The Key to Healthy Joints

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The joints are a crucial component of our body. Without joints, we wouldn’t have nearly the range of motion that we do, we wouldn't be able to bend over to pick things up, and we wouldn’t be able to walk. A joint is formed where two bones meet and thus allows the two bones to move in relation to each other.

A joint, when it’s healthy and in good shape, facilitates the movement of the two bones. Naturally, unhealthy joints would thus make it more difficult to move about and get things done. This is why it’s important to make sure you consume the right nutrients and take the right supplements to ensure that your joints stay healthy.

Parts of a joint

Each joint is actually made up of several different parts, each of which needs specific nutrients to be maintained. If any individual part of the joint is compromised, the whole thing will lose some of its function.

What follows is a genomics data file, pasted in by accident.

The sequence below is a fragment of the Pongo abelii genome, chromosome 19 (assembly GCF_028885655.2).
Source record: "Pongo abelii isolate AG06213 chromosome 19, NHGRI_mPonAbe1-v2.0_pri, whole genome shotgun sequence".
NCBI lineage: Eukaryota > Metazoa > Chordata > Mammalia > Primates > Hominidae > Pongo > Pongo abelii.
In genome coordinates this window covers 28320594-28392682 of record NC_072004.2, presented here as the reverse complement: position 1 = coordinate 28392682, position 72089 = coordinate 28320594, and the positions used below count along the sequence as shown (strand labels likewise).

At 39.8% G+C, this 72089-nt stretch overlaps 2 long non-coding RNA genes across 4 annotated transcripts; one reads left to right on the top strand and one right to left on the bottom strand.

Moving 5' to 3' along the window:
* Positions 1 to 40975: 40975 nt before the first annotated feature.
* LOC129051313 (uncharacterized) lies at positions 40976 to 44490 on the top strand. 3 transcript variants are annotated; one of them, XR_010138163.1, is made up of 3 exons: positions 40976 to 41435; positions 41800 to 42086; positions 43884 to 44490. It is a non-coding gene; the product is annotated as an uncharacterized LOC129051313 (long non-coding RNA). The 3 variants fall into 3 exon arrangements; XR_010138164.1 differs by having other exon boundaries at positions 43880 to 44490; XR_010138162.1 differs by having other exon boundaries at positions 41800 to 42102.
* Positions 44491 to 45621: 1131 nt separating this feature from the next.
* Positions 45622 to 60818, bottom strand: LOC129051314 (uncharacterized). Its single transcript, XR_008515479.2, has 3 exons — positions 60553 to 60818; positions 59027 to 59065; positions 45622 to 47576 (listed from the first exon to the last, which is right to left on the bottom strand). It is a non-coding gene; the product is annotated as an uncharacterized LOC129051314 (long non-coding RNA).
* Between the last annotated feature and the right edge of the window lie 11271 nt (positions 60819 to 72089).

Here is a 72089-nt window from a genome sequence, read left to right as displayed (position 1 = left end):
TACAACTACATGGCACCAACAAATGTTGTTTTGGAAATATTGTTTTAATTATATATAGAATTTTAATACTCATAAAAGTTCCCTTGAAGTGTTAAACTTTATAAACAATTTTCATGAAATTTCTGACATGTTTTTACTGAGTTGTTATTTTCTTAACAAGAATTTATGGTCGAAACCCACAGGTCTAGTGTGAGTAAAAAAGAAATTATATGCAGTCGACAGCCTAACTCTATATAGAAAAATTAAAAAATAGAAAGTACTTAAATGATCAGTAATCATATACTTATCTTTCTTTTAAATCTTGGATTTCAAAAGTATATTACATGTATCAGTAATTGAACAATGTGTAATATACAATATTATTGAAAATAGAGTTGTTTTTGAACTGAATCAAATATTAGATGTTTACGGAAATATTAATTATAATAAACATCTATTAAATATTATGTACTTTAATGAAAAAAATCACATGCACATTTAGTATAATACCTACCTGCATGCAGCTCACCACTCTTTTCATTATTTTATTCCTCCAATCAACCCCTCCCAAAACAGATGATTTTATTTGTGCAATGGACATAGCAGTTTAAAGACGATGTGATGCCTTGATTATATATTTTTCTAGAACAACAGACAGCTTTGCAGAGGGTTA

Cartilage is the stuff that covers up the ends of the bones where they meet to form the joint. Cartilage acts a bit like a shock absorber, softening the pressure and weight that’s put on the joint during movement or lifting. Cartilage also protects the bone by serving as a hard coating.

Muscles actually link the bone together through the joint and are important because they allow you to actually move the joint.

Ligaments are the other connective part that attaches bones. They form the outer covering of the joint and should be stretched often.

Joint fluid is produced in unique cells known as synoviocytes. These cells are situated along the inner surface of the joint and they produce synovial fluid. This fills the joint and further helps to absorb shocks, as well as preventing bones from colliding.

Bursae are little pockets that are filled with fluid. These minimize the amount of friction that occurs between the skin and the joint which would otherwise be extremely uncomfortable due to constant pressure rubbing up against the inside of your skin.1

Shock absorption

Shock absorption is incredibly important for the health of our joints and our overall wellbeing. When you consider the simple act of jumping on the ground, if you stop to wonder why you’re not shocked with incredible pain due to the bones in your legs crashing together, you’ll begin to understand the importance of shock absorption in our joints.2